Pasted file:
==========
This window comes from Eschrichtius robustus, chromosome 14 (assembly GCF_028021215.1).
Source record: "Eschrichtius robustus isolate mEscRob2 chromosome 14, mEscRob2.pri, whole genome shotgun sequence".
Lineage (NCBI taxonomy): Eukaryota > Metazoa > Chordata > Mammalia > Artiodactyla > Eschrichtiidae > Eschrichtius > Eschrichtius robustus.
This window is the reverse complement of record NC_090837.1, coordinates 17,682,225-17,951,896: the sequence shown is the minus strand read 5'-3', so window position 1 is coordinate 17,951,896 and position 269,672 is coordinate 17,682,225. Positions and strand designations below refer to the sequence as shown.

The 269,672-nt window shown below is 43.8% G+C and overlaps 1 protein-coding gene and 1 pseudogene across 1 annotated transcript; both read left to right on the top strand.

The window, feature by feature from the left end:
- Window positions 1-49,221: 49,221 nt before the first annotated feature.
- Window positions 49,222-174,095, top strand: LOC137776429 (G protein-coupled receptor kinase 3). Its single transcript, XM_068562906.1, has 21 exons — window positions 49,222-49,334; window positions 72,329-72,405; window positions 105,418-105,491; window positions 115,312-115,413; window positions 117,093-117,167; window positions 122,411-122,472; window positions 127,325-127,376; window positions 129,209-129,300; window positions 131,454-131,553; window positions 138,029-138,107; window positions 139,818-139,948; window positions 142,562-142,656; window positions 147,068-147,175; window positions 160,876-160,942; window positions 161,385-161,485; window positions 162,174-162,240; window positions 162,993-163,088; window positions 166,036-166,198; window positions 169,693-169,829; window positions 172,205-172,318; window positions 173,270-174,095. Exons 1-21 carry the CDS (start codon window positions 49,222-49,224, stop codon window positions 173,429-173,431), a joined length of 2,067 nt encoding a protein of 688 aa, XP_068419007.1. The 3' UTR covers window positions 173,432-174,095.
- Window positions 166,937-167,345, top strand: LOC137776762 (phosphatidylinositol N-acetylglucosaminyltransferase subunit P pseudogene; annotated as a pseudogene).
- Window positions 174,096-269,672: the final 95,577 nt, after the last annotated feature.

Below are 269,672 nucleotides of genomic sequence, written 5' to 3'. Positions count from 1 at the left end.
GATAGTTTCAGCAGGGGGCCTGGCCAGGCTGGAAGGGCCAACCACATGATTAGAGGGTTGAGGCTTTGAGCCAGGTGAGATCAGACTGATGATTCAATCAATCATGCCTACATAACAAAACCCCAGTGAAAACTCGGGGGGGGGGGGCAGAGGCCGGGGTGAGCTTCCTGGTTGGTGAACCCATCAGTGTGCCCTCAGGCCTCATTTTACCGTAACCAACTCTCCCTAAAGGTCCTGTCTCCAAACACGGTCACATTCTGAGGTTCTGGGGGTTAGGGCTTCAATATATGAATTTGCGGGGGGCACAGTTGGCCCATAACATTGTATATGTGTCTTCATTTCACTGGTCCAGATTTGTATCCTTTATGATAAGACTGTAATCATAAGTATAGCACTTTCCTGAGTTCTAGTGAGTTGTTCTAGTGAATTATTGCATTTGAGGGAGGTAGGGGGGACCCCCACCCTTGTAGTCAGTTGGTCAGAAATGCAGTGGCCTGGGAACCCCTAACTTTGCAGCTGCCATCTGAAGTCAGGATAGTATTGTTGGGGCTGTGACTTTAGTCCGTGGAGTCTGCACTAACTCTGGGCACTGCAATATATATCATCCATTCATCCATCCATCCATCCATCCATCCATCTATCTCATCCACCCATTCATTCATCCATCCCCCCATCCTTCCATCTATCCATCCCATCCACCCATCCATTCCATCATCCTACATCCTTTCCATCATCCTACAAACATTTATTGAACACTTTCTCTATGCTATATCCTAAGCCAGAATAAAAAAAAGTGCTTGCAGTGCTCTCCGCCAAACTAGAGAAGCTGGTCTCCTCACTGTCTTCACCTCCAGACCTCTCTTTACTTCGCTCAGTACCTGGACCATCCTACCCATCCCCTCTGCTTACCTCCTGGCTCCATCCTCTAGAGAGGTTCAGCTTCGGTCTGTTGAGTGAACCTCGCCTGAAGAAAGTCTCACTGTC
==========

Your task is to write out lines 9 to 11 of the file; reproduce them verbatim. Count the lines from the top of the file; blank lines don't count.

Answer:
- Window positions 166,937-167,345, top strand: LOC137776762 (phosphatidylinositol N-acetylglucosaminyltransferase subunit P pseudogene; annotated as a pseudogene).
- Window positions 174,096-269,672: the final 95,577 nt, after the last annotated feature.

Below are 269,672 nucleotides of genomic sequence, written 5' to 3'. Positions count from 1 at the left end.